On our last visit to Brunswick Town, we walked over to the ruins of Russellborough. Today the site looks like a pile of brick and stone covered by a protective pavilion. But long ago, this ruin was one of the grandest residences in North Carolina – and the home of two successive royal governors.
The History of Russellborough
Captain John Russell chose a plot between Brunswick and Orton Plantation to build his mansion in 1751. He christened the 56 x 65 foot, two-story home, Russellborough. Unfortunately, the captain passed away in 1753 before his home was completed.
Following Russell’s death, town leaders set out to convince Royal Governor Arthur Dobbs to buy the estate by offering him a deal: one shilling per acre and one peppercorn. Peppercorn sounds like an odd payment, but it was their way of ensuring Dobbs would stay until the peppercorn could be harvested the following year.
Dobbs accepted the deal in 1758 and moved to Brunswick from New Bern to escape high rents and rampant disease. He completed the island-style mansion and renamed it, Castle Dobbs. Over the next seven years, Dobbs announced the existence of the Venus Fly Trap, limited French influence in the colonies, and promoted the settlement of the North Carolina colony.
At 73, Dobbs married Justina Davis, a 15-year-old Moore descendant in St. Philip’s Church. A few months later, he suffered from a debilitating stroke that left him in a wheelchair for the rest of his life. Due to his failing health, he decided to retire and return home to Ireland. Just two weeks before his departure, Dobbs experienced a fatal seizure. He was buried at Saint Philips – but no sign of his grave remains.
After Dobbs passed away, William Tryon was appointed royal governor. Tryon purchased Russellborough from Dobbs’s heirs and gave the home a new name: Castle Tryon. Unfortunately for Tryon, his appointment happened just before Brunswick revolted against the British Stamp Act in 1765. During the uprising, local citizens put Tryon under house arrest.
Miserable, Tryon made plans to build an extravagant chateau – and move the seat of government back to New Bern. When he left Brunswick in 1770 for Tryon Palace in New Bern, William Dry III purchased the home and renamed it Bellfont.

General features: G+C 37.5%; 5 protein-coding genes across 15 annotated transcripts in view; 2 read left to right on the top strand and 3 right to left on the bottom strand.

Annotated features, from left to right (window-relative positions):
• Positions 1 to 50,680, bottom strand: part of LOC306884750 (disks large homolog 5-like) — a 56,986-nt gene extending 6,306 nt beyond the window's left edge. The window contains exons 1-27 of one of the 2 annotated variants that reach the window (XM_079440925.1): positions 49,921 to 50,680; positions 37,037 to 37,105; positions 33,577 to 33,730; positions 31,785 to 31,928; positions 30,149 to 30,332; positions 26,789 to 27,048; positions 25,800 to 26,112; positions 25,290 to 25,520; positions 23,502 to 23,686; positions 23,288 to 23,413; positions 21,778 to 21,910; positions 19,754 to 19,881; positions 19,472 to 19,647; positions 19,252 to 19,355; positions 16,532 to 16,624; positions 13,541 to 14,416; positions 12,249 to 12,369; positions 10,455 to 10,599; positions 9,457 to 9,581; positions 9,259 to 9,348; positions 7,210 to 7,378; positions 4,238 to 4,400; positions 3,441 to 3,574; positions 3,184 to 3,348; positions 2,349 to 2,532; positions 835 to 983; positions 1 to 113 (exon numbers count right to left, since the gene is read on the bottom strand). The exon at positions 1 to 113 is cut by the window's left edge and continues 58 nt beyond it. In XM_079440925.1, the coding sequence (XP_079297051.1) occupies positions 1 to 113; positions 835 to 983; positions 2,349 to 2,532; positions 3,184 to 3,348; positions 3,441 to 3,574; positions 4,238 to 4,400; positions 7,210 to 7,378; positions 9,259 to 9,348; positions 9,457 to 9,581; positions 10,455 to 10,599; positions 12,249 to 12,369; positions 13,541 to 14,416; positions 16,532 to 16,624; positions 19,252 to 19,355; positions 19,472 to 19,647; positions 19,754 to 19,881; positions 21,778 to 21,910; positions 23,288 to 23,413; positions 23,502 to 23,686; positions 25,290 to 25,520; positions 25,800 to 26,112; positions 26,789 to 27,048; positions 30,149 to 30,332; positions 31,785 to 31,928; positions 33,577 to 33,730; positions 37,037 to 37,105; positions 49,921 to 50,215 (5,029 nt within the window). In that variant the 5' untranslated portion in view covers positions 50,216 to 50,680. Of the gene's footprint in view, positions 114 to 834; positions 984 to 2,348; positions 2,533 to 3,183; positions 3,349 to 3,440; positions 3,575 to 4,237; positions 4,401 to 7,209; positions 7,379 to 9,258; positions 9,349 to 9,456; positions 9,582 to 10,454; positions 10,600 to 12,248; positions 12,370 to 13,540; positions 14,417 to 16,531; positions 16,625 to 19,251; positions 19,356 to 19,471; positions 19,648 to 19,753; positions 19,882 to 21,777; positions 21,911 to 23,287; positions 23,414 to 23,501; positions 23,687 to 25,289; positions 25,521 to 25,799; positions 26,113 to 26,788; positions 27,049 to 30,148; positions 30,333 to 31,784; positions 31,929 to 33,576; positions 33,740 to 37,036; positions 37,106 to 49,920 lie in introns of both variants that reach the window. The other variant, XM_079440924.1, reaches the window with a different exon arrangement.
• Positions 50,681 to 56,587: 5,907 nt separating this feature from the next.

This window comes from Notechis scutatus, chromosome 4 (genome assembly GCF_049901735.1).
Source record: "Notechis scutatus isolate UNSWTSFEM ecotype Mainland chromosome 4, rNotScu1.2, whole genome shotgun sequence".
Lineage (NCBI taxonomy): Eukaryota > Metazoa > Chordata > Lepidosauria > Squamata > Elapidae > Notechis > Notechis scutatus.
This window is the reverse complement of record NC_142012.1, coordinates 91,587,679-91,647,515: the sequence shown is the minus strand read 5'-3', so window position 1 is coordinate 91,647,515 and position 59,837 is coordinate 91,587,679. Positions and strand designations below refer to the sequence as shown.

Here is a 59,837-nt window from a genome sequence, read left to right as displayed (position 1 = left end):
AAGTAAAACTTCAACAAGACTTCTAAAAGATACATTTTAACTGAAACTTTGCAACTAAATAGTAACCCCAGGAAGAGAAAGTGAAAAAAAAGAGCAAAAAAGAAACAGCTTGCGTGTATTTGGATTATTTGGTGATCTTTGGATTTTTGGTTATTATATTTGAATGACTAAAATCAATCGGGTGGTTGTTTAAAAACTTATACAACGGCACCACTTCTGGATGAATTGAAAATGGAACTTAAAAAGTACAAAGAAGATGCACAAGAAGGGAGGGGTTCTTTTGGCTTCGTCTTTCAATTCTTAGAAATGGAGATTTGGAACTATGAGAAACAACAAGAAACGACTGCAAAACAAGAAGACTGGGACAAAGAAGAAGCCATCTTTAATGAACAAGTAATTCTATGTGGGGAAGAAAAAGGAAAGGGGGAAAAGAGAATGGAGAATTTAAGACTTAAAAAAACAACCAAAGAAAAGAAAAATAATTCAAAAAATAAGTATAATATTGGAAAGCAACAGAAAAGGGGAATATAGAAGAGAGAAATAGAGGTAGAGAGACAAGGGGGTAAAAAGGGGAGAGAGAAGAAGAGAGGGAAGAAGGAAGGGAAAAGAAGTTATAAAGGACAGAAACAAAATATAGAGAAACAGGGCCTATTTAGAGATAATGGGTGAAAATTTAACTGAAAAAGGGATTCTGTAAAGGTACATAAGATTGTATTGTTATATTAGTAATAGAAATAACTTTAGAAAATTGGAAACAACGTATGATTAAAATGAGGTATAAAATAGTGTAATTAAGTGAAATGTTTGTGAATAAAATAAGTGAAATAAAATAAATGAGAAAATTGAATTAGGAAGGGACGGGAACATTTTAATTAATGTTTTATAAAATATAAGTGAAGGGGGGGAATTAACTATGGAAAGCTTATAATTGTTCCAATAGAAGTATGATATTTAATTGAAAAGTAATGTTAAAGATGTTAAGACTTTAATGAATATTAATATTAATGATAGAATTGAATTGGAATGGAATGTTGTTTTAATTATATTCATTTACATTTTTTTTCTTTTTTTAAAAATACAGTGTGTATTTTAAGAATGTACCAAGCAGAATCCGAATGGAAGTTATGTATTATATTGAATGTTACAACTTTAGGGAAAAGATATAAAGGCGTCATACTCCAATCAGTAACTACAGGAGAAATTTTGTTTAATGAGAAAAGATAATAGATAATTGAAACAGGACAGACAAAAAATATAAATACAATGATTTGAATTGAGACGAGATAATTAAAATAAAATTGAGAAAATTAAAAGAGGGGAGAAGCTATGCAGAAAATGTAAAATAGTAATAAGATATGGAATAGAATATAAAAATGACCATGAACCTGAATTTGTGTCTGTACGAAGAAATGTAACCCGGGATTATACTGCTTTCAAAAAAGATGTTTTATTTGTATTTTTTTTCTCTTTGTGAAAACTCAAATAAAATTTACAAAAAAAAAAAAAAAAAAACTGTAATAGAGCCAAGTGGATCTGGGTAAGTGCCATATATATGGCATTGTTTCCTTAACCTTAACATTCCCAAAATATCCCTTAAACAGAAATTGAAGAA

Dry served as the port collector during the Stamp Act crisis. His service to the Crown was perceived as support of the Crown, which jeopardized his standing within the colony. In the following years, he sought to improve his reputation and earn acceptance among Brunswick’s citizens. The task proved simple as Dry was a jovial planter who focused on entertaining guests.
In 1774, Dry revealed himself as a Patriot by opposing instructions from the Crown and appeals from the governor, opting to support patriot-minded assembly bills. A year later, he detached himself from the royal cause altogether by toasting to the successes of the American military in New England. Royal Governor Josiah Martin suspended Dry from the council over his support of the patriot cause.
The war came to Dry’s doorstep when the British looted Brunswick and burned down Bellfont in 1776. Dry spent the remainder of his life on Blue Banks plantation in Brunswick County.
The Russellborough ruins became part of Orton Plantation in 1830 when Frederick James Hill paid $4.25 for the port of Brunswick. After James Sprunt purchased Orton, Jeffrey Lawrence, a former slave, led him to the old home site.
In 1909, The National Society of Colonial Dames erected The Russellborough monument. The monument was constructed of stones taken from the mansion’s foundations.
James Laurence Sprunt donated the site to North Carolina in 1952. Sixteen years later, Brunswick Town Historic District, including Russellborough, was added to the National Register of Historic Places.
What Did The Governor’s House Look Like?
Tryon described Russellborough in a 1765 letter:
“This house which has so many assistances is of an oblong square, built of wood. It measured on the outside faces forty-five feet by thirty-five feet and is divided into two Stories exclusive of the Cellars; the parlour is about five feet above the surface of the Earth. Each Story has four Rooms and three light Closets. The Parlour below and Drawing Room are 20 x 15 feet each: Ceilings low. There is a piaza runs around the House both stories of ten feet wide with a Balustrade of four feet high, which is a great security for my little Girl. There is a good Stable and Coach Houses, and some other Out Houses.”– Governor William Tryon
Archaeology findings confirm Tryon’s description. The mansion consisted of four rooms bisected by a center passage on each floor, with a parlor and drawing room on the first floor. It featured double porches that encircled the home and a secret passage that gave residents a way to escape to safety.
The home also contained one of the colony’s earliest indoor toilets. It was discovered during excavation and is currently displayed at the Brunswick Town Historic Site museum. The commode’s sewer system included a brick drain that ran from the back corner of the foundation to the river – it doubled as a trash shoot.
The “Out Houses” surrounding the residence included a stable and coach houses.
The stone and brick remains of the cellar reveal just how impressive Russellborough was. Fireplaces rose from the edge of the foundation. It contained a storage area for wines and liquor. A round brick cylinder was the site of an indoor well, where a wrought-iron well hoop lowered wine bottles into the well to cool. Yellow Dutch bricks pave the floor.
Visiting The Historic Site
Russellborough is part of the Brunswick Town Historic Site. Located at 8884 St. Philip’s Rd. SE in Winnabow, the historic site is open Tuesday-Saturday. They are closed for most major holidays. Admission is free.